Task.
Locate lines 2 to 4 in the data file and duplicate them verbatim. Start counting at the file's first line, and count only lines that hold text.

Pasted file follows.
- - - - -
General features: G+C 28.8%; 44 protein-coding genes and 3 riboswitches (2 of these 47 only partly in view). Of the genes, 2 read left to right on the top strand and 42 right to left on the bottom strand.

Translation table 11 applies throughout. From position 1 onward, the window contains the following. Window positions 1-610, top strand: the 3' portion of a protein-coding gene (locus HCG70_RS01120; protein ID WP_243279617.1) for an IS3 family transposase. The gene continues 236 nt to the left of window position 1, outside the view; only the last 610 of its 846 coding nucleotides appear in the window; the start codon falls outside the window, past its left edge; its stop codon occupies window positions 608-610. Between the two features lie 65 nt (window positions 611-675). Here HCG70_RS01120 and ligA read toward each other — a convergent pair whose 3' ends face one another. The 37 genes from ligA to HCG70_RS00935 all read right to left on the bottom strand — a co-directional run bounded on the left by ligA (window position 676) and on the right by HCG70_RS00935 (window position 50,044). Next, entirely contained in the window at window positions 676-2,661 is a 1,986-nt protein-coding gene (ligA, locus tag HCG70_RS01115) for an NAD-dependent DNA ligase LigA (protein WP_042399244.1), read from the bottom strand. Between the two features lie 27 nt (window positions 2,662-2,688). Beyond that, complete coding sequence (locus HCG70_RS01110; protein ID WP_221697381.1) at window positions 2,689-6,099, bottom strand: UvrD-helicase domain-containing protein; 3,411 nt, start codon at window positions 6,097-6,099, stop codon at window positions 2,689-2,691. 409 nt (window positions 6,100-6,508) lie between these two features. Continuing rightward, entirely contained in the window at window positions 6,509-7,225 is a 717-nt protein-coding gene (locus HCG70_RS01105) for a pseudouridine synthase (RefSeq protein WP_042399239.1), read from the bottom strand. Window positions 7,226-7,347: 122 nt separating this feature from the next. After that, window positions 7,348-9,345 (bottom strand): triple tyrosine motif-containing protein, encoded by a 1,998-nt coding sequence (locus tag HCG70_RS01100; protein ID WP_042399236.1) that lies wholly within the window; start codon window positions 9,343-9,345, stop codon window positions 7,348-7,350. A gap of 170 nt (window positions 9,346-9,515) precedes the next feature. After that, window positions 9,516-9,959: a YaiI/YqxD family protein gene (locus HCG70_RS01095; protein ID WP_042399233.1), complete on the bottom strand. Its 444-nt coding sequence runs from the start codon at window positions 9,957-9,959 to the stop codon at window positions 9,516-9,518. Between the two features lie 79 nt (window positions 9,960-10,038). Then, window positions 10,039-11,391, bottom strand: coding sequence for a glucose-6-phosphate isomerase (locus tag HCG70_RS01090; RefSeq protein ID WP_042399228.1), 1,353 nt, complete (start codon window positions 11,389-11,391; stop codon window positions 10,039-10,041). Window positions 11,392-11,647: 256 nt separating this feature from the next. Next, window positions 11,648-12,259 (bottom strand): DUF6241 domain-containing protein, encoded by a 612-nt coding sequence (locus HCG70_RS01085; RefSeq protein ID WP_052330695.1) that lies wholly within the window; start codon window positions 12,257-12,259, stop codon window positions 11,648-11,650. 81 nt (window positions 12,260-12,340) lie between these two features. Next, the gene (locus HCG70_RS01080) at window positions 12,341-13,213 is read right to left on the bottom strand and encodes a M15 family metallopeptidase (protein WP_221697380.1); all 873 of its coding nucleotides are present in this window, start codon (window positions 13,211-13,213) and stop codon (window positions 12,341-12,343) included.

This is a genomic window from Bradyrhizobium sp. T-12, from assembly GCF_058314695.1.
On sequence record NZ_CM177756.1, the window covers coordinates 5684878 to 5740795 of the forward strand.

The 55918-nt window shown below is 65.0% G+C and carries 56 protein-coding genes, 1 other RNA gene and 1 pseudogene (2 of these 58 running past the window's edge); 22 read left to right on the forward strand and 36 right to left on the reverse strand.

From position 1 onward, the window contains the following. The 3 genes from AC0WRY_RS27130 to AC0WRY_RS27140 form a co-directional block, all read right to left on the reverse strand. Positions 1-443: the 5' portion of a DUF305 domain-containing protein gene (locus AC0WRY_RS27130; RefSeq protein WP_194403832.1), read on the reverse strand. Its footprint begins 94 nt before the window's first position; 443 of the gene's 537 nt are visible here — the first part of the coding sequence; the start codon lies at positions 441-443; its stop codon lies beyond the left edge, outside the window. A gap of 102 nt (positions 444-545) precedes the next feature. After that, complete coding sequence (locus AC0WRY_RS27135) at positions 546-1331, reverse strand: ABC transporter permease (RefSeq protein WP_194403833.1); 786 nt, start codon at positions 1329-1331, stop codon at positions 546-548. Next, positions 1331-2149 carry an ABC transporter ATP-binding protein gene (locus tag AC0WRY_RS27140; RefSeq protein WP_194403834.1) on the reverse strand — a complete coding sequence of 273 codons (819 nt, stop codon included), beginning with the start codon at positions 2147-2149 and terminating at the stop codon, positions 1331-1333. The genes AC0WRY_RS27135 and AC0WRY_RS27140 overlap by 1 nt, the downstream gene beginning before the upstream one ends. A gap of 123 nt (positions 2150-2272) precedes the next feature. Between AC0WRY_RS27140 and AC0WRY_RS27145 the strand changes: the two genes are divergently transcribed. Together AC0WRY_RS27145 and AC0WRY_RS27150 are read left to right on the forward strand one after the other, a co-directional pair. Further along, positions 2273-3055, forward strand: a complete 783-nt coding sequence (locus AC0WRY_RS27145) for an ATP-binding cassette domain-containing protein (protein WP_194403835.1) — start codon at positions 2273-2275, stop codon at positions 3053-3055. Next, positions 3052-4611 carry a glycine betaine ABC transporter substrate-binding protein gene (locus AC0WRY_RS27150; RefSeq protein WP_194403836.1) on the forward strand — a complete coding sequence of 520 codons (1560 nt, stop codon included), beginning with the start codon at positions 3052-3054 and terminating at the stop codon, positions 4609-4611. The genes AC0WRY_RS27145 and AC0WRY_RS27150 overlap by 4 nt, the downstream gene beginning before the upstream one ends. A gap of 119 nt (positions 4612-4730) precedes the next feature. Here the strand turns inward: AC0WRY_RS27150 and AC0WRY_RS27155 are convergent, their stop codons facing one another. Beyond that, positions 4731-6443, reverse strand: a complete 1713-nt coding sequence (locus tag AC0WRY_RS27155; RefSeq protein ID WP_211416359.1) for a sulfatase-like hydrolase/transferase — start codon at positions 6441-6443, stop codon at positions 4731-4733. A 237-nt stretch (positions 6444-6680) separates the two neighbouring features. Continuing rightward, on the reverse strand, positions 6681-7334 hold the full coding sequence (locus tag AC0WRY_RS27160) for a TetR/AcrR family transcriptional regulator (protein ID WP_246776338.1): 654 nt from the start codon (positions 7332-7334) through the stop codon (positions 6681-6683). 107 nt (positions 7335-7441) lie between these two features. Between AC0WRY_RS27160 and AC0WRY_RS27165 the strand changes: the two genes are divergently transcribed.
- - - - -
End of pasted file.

Translation table 11 applies throughout. From position 1 onward, the window contains the following. Window positions 1-610, top strand: the 3' portion of a protein-coding gene (locus HCG70_RS01120; protein ID WP_243279617.1) for an IS3 family transposase. The gene continues 236 nt to the left of window position 1, outside the view; only the last 610 of its 846 coding nucleotides appear in the window; the start codon falls outside the window, past its left edge; its stop codon occupies window positions 608-610. Between the two features lie 65 nt (window positions 611-675). Here HCG70_RS01120 and ligA read toward each other — a convergent pair whose 3' ends face one another. The 37 genes from ligA to HCG70_RS00935 all read right to left on the bottom strand — a co-directional run bounded on the left by ligA (window position 676) and on the right by HCG70_RS00935 (window position 50,044). Next, entirely contained in the window at window positions 676-2,661 is a 1,986-nt protein-coding gene (ligA, locus tag HCG70_RS01115) for an NAD-dependent DNA ligase LigA (protein WP_042399244.1), read from the bottom strand. Between the two features lie 27 nt (window positions 2,662-2,688). Beyond that, complete coding sequence (locus HCG70_RS01110; protein ID WP_221697381.1) at window positions 2,689-6,099, bottom strand: UvrD-helicase domain-containing protein; 3,411 nt, start codon at window positions 6,097-6,099, stop codon at window positions 2,689-2,691. 409 nt (window positions 6,100-6,508) lie between these two features. Continuing rightward, entirely contained in the window at window positions 6,509-7,225 is a 717-nt protein-coding gene (locus HCG70_RS01105) for a pseudouridine synthase (RefSeq protein WP_042399239.1), read from the bottom strand. Window positions 7,226-7,347: 122 nt separating this feature from the next. After that, window positions 7,348-9,345 (bottom strand): triple tyrosine motif-containing protein, encoded by a 1,998-nt coding sequence (locus tag HCG70_RS01100; protein ID WP_042399236.1) that lies wholly within the window; start codon window positions 9,343-9,345, stop codon window positions 7,348-7,350. A gap of 170 nt (window positions 9,346-9,515) precedes the next feature. After that, window positions 9,516-9,959: a YaiI/YqxD family protein gene (locus HCG70_RS01095; protein ID WP_042399233.1), complete on the bottom strand. Its 444-nt coding sequence runs from the start codon at window positions 9,957-9,959 to the stop codon at window positions 9,516-9,518. Between the two features lie 79 nt (window positions 9,960-10,038). Then, window positions 10,039-11,391, bottom strand: coding sequence for a glucose-6-phosphate isomerase (locus tag HCG70_RS01090; RefSeq protein ID WP_042399228.1), 1,353 nt, complete (start codon window positions 11,389-11,391; stop codon window positions 10,039-10,041). Window positions 11,392-11,647: 256 nt separating this feature from the next. Next, window positions 11,648-12,259 (bottom strand): DUF6241 domain-containing protein, encoded by a 612-nt coding sequence (locus HCG70_RS01085; RefSeq protein ID WP_052330695.1) that lies wholly within the window; start codon window positions 12,257-12,259, stop codon window positions 11,648-11,650. 81 nt (window positions 12,260-12,340) lie between these two features. Next, the gene (locus HCG70_RS01080) at window positions 12,341-13,213 is read right to left on the bottom strand and encodes a M15 family metallopeptidase (protein WP_221697380.1); all 873 of its coding nucleotides are present in this window, start codon (window positions 13,211-13,213) and stop codon (window positions 12,341-12,343) included.

This is a genomic window from Bradyrhizobium sp. T-12, from assembly GCF_058314695.1.
On sequence record NZ_CM177756.1, the window covers coordinates 5684878 to 5740795 of the forward strand.